1. re: cookie monster

                Since you mention the carafe/bottle, you are just talking about when you are eating with a big group, right?

                In South Korea, finding a bottle of water on the table when you sit down is quite common, and dang is it good stuff. Just like what you're about to eat.

                I'll have to cycle through what I've seen out of the states to think of what might be nice here, and vice-versa. Japan and China, well the clear majority of eateries anyway (along with most other facets of life) don't call for tips, but that's another story.

                Oh, ok. Most places I've been, individuals get menus. In China, it's usually just the assumed host. But when it's a group of foreigners, isn't it less "obvious," so to speak? A table of five will probably be presented with one menu. Oh right, and the waiter hovers over you as if you already knew what to order. On the other hand, as usually the only foreigner in most places that I eat there, it's not hard to get their attention...

                1. re: BuildingMyBento

                  In South Korea, you're eating some of the saltiest food on the planet. They bring water 'cause they don't want you die of heart failure before you pay.

              2. re: redfish62

                Regarding a glass of water - without ice if it is January!

                  1. re: CCSPRINGS

                    ALWAYS without ice, but chilled in summertime... (remember that these are regional/national preferences - no "right and wrong").

                1. I love a restaurant that sweeps the crumbs off of the table between courses.

                  1 Reply
                  1. re: ola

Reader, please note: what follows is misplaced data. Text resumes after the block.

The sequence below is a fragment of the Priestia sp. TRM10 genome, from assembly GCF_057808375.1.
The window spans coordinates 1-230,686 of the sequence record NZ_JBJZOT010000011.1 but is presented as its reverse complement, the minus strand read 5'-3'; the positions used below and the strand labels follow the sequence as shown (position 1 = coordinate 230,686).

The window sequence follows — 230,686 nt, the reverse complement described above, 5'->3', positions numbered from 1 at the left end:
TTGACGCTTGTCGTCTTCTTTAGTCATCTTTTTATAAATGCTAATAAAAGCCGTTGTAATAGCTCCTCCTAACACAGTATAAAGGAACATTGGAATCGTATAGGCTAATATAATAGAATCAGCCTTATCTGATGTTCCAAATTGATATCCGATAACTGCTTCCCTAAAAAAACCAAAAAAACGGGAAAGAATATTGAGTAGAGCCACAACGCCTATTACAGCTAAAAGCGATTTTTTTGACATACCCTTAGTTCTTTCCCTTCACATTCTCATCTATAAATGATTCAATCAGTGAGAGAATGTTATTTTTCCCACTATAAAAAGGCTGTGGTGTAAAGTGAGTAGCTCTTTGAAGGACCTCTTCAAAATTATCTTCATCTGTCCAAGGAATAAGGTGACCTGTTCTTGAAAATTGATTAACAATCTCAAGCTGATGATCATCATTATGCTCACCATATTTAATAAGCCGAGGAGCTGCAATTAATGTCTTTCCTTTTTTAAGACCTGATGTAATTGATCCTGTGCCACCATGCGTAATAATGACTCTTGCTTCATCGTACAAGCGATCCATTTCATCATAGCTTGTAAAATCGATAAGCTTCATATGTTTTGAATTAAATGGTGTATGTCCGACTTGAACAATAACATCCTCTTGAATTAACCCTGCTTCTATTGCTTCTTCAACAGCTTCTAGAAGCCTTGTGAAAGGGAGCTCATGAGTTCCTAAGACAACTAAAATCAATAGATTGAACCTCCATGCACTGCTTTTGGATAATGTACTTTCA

Yes a custom that is long lost in most restaurants, of course you have to find one what still uses table clothes!!

                  2. I wish more restaurants would offer non-alcoholic cocktails. I can't drink for health reasons, and I'm almost always stuck with water or herbal tea. It's such a pleasure to go to Jean Georges in New York, where they have a selection of wonderful, exotic mocktails on the menu. I wish this would catch on. It could be such a win-win. I'd get my festive drink, and the restaurant could make about $9 of profit by selling me a $12 cocktail instead of making nothing when I fail to order wine.

                    4 Replies
                    1. re: CathleenH

                      If I was in your shoes, I think I'd round up some recipes for mocktails and then order them when I went out. If the bartender doesn't know how to make it, you can tell them how...like many people do who have their own favorite cocktail that is not likely to be on a menu.

                      1. re: CathleenH

                        If no non-alcholic cocktails are listed on the menu, I often will ask the server if the bartender could create an interesting non-alcholic cocktail for me, especially if I see the bar already offers interesting alcoholic cocktails.

                        1. re: CathleenH

                          Even if they don't have them explicitly listed on the menu, if you just ask the bartender or server for a "virgin" cocktail, they'll know what you're talking about and make it for you. Obviously, something like a "virgin martini" wouldn't really make sense, but stuff like daquiri's and margaritas are easily adaptable.

                          1. re: Atomic76

                            a 'virgin' martini would be the original source of the 'Gibson' - it was just ice water with a pearl onion. us drinkers corrupted it.